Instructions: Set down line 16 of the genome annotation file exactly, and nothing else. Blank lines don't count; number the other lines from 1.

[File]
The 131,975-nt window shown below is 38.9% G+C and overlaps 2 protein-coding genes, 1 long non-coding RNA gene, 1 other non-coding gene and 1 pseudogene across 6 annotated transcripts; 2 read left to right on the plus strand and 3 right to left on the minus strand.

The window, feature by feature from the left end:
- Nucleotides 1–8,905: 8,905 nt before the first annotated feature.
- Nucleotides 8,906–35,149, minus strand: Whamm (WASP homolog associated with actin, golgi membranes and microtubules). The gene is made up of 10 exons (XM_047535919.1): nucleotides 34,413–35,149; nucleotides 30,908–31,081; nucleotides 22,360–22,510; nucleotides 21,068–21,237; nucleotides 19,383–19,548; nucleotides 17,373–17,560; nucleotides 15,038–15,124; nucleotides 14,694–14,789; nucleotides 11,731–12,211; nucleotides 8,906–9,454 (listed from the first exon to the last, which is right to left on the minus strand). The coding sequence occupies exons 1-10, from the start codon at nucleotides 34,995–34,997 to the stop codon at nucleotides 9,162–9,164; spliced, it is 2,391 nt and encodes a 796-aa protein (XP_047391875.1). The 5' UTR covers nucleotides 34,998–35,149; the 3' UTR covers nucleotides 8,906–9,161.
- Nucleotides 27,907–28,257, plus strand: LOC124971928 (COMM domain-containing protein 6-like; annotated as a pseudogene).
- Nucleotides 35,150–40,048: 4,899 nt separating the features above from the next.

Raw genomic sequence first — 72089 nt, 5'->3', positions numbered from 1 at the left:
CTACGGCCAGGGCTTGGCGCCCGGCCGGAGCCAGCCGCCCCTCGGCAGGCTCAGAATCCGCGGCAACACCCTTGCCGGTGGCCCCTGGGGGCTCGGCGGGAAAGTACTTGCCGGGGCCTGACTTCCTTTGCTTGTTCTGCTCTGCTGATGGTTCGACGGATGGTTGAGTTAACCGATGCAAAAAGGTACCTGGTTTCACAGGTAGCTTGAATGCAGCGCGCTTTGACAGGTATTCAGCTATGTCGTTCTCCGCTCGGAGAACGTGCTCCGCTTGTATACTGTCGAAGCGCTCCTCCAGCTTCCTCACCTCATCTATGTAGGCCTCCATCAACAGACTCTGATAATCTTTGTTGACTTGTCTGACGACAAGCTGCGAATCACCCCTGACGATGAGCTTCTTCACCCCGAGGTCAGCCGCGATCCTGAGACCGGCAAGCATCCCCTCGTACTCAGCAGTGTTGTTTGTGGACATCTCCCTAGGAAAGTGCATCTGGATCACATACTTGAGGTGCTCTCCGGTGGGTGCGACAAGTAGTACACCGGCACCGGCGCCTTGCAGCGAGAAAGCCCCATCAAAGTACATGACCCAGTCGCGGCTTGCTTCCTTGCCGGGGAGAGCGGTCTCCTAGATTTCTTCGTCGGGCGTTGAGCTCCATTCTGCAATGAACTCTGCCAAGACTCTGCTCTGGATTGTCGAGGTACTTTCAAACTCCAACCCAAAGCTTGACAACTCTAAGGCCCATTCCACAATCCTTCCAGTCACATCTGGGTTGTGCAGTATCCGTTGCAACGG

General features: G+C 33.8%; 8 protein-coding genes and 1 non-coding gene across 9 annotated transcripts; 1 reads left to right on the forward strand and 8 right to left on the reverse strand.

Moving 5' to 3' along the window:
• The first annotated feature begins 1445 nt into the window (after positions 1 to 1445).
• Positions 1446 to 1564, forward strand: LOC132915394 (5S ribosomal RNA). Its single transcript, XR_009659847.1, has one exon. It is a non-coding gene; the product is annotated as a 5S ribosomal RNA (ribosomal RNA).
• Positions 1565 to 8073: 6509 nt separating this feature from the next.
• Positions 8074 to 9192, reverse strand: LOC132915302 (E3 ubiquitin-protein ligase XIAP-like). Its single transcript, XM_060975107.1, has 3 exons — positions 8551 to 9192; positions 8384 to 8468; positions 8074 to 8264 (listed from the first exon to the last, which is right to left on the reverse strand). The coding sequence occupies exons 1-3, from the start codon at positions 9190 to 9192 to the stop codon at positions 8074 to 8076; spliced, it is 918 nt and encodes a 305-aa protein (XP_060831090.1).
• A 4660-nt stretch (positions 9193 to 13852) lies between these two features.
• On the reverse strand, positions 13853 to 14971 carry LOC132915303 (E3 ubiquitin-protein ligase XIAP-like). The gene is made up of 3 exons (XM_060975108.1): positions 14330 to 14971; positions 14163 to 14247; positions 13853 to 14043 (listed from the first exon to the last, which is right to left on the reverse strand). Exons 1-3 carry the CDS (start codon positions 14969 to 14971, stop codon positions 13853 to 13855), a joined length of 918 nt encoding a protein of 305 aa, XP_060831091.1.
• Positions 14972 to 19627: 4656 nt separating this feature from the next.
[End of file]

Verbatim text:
• On the reverse strand, positions 13853 to 14971 carry LOC132915303 (E3 ubiquitin-protein ligase XIAP-like). The gene is made up of 3 exons (XM_060975108.1): positions 14330 to 14971; positions 14163 to 14247; positions 13853 to 14043 (listed from the first exon to the last, which is right to left on the reverse strand). Exons 1-3 carry the CDS (start codon positions 14969 to 14971, stop codon positions 13853 to 13855), a joined length of 918 nt encoding a protein of 305 aa, XP_060831091.1.